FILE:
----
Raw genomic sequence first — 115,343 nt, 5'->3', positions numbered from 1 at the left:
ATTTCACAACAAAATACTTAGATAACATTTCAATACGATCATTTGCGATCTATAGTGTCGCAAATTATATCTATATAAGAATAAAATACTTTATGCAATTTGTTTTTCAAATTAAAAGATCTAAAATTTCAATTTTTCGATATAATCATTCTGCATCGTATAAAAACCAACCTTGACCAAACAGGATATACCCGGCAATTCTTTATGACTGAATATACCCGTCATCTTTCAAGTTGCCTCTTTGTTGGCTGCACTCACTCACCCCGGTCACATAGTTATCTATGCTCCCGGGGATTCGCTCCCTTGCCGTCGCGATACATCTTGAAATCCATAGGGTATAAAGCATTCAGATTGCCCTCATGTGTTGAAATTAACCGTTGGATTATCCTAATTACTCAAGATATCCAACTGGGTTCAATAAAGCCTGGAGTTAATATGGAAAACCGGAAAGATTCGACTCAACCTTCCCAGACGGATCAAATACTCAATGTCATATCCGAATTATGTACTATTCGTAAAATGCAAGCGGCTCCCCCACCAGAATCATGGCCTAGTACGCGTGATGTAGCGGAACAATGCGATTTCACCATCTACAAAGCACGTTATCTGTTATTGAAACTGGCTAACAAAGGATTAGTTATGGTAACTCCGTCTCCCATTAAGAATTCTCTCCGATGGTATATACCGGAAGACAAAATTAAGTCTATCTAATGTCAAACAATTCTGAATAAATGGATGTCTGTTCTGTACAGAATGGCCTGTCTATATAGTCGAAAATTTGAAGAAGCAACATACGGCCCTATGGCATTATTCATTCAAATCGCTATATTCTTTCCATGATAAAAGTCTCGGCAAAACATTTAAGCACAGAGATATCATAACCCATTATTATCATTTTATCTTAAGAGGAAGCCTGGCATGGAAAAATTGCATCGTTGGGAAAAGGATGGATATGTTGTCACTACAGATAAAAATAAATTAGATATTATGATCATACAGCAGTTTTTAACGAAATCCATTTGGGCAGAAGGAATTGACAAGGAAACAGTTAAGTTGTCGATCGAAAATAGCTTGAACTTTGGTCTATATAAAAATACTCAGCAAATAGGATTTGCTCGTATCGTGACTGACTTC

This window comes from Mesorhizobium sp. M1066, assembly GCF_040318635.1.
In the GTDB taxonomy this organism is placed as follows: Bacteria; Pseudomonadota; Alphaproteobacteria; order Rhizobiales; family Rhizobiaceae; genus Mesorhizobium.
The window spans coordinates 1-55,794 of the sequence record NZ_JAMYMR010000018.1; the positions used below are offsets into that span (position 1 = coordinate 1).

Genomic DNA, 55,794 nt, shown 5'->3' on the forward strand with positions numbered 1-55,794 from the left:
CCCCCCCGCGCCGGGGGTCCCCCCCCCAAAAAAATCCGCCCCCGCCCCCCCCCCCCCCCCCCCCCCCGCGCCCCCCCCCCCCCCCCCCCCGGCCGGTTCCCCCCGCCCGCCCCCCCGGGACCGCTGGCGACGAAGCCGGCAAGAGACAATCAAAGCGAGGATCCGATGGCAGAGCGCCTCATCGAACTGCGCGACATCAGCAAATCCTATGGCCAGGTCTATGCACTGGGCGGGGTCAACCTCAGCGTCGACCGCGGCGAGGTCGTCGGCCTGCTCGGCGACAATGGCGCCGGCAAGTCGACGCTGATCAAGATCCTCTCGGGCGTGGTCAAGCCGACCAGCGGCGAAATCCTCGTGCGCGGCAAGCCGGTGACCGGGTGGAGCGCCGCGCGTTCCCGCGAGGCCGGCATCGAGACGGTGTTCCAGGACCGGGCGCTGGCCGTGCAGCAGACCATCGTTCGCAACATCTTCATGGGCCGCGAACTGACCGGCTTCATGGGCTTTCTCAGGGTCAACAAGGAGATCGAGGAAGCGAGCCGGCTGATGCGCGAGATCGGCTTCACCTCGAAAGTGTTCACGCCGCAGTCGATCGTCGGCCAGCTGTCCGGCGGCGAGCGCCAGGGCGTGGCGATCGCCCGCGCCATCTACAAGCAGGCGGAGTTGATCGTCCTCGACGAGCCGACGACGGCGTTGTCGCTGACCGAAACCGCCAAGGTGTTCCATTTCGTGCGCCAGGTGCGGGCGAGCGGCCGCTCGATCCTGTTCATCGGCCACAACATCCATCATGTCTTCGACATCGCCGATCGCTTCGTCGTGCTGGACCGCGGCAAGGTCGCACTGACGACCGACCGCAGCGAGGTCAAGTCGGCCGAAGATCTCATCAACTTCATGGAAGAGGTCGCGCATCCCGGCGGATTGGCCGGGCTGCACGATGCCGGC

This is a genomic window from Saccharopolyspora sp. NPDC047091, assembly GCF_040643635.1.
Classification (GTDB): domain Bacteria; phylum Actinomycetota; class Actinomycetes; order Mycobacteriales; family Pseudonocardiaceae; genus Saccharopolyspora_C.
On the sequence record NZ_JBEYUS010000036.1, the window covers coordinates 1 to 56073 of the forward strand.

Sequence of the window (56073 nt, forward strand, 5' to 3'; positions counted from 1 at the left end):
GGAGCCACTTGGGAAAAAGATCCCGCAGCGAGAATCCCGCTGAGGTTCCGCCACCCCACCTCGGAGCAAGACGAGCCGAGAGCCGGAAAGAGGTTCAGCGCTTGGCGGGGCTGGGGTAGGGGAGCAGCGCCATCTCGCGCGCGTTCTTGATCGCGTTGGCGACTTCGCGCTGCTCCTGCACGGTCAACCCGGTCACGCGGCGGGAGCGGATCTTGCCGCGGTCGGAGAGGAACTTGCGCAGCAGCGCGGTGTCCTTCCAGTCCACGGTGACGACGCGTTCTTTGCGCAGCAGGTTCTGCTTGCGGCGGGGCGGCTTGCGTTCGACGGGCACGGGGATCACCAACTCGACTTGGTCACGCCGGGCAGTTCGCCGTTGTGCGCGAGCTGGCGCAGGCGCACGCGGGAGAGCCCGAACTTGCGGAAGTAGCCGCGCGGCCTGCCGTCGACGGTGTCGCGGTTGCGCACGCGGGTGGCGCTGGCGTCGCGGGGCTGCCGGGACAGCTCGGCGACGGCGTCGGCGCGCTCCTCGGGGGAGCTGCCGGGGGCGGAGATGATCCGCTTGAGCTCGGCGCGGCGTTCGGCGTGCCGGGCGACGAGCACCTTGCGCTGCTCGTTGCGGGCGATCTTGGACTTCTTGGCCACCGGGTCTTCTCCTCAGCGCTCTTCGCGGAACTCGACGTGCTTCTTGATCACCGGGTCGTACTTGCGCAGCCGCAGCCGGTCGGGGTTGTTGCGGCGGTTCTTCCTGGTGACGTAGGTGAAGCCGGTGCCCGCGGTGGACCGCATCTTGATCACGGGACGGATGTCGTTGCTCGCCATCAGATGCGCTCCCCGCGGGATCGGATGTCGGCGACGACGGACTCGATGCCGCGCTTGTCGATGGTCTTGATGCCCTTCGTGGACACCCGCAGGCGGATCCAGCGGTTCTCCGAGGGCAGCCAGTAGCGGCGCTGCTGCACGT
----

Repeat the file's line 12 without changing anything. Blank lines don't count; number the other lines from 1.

GGAGCCACTTGGGAAAAAGATCCCGCAGCGAGAATCCCGCTGAGGTTCCGCCACCCCACCTCGGAGCAAGACGAGCCGAGAGCCGGAAAGAGGTTCAGCGCTTGGCGGGGCTGGGGTAGGGGAGCAGCGCCATCTCGCGCGCGTTCTTGATCGCGTTGGCGACTTCGCGCTGCTCCTGCACGGTCAACCCGGTCACGCGGCGGGAGCGGATCTTGCCGCGGTCGGAGAGGAACTTGCGCAGCAGCGCGGTGTCCTTCCAGTCCACGGTGACGACGCGTTCTTTGCGCAGCAGGTTCTGCTTGCGGCGGGGCGGCTTGCGTTCGACGGGCACGGGGATCACCAACTCGACTTGGTCACGCCGGGCAGTTCGCCGTTGTGCGCGAGCTGGCGCAGGCGCACGCGGGAGAGCCCGAACTTGCGGAAGTAGCCGCGCGGCCTGCCGTCGACGGTGTCGCGGTTGCGCACGCGGGTGGCGCTGGCGTCGCGGGGCTGCCGGGACAGCTCGGCGACGGCGTCGGCGCGCTCCTCGGGGGAGCTGCCGGGGGCGGAGATGATCCGCTTGAGCTCGGCGCGGCGTTCGGCGTGCCGGGCGACGAGCACCTTGCGCTGCTCGTTGCGGGCGATCTTGGACTTCTTGGCCACCGGGTCTTCTCCTCAGCGCTCTTCGCGGAACTCGACGTGCTTCTTGATCACCGGGTCGTACTTGCGCAGCCGCAGCCGGTCGGGGTTGTTGCGGCGGTTCTTCCTGGTGACGTAGGTGAAGCCGGTGCCCGCGGTGGACCGCATCTTGATCACGGGACGGATGTCGTTGCTCGCCATCAGATGCGCTCCCCGCGGGATCGGATGTCGGCGACGACGGACTCGATGCCGCGCTTGTCGATGGTCTTGATGCCCTTCGTGGACACCCGCAGGCGGATCCAGCGGTTCTCCGAGGGCAGCCAGTAGCGGCGCTGCTGCACGT